In a statement, the Internet and Mobile Association of India (IAMAI) praised the Digital Personal Data Protection Bill (DPDP) as industry-friendly. It has struck the right balance between protecting the data principals’ interests and allowing room for tech start-ups to innovate and grow.
According to the feedback received from the majority of IAMAI members, the reconceptualization of the data protection framework in the DPDP to balance innovation and economic growth with the interests of users will go a long way to assuage concerns of digital businesses and help make India a trillion-dollar digital economy by 2025.
IAMAI, in particular, appreciates the more liberalized framework for cross-border data flows, as well as the exclusion of non-personal data from the DPDP Bill’s scope. IAMAI also appreciates that the Bill imposes only financial penalties for non-compliance as opposed to both financial and criminal penalties.
“By following a deep and wide process of consultation, including that of a joint parliamentary committee, excluding non-essential provisions, making a clear commitment that no Rules exceeding the provisions of the Act would be made, and yet protecting the interests of the state, citizens, and the digital economy, this Bill has possibly set up new standards of law-making,” said Dr. Subho Ray, President, IAMAI, in response to the Bill.
On behalf of its members, the association has asked the government to provide clarifications on the DPDP so that, once enacted, IAMAI members will be more compliant.
There are still questions about the timelines for implementing the various provisions of the Bill, as well as the mechanisms for obtaining verifiable parental consent to process children’s data.
Because the inclusion of specific timelines will provide a roadmap for the industry to better comply with the Bill, IAMAI has requested that the government indicate reasonable timelines by which the various provisions of the DPDP will be implemented and that such timelines be prescribed in a graded manner.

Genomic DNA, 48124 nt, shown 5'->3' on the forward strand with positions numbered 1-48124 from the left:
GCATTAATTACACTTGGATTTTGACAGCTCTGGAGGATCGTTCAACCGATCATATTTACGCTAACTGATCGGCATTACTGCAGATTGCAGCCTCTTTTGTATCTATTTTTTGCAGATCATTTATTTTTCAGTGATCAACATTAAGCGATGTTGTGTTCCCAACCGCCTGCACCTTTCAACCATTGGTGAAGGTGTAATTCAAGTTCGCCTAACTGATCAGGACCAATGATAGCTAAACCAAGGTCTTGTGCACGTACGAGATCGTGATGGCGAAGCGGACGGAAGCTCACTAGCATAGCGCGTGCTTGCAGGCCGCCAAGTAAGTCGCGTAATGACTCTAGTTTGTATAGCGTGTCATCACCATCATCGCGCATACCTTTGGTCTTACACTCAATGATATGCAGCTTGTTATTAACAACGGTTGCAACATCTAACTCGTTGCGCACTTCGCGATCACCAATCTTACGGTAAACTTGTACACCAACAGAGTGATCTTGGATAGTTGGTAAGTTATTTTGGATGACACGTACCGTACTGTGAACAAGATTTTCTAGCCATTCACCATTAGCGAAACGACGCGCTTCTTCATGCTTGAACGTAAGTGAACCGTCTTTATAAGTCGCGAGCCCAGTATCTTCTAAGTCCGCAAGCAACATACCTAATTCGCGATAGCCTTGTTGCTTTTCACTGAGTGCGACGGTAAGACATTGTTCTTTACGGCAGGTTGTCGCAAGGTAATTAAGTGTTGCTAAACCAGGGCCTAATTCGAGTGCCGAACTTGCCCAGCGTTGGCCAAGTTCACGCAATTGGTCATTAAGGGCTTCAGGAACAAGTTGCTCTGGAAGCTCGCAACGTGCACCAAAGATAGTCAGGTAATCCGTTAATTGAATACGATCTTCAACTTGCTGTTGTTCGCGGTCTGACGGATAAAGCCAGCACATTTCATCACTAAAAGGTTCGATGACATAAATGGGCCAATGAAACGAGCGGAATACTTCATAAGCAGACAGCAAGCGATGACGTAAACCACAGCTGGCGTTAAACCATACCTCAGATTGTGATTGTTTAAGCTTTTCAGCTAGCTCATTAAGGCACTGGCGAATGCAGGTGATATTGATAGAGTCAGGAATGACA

IAMAI has also urged the government to consider a more flexible approach to obtaining parental consent, as prescriptive mandates could have a negative knock-on effect on sectors that provide services to children.
IAMAI is confident that the final version of the law, as a result of consultation and collaboration, will benefit stakeholders who are invested in and committed to India’s digital ecosystem.
The Ministry of Electronics and Information Technology prepared a draft Bill titled the Digital Personal Data Protection Bill 2022 on December 7, 2022, and invited public feedback as part of its public consultation exercise. The draft Bill establishes the rights and duties of the citizen (Digital Nagrik) as well as the Data Fiduciary’s obligations to use the collected data lawfully.
It envisages the establishment of a Data Protection Board of India as part of the compliance framework to determine non-compliance with the provisions of the draft Bill, imposes penalties for such non-compliance, and perform such other functions as the Central Government may assign to it under the provisions of the draft Bill or any law.
Currently, the Information Technology (Reasonable Security Practices and Procedures and Sensitive Personal Data or Information) Rules, 2011, promulgated by the Central Government in the exercise of its powers under the Information Technology Act 2000, outline the security practices and procedures that a body corporate or any person collecting, receiving, possessing, storing, dealing, or handling information on behalf of the body corporate must follow to protect persons.
These practices and procedures include the requirement that such body corporate or person publish a policy for privacy and disclosure of personal information, data, or information on the website, use information collected for the purpose for which it was collected, keep it secure, and obtain prior permission from the information provider before disclosing personal data.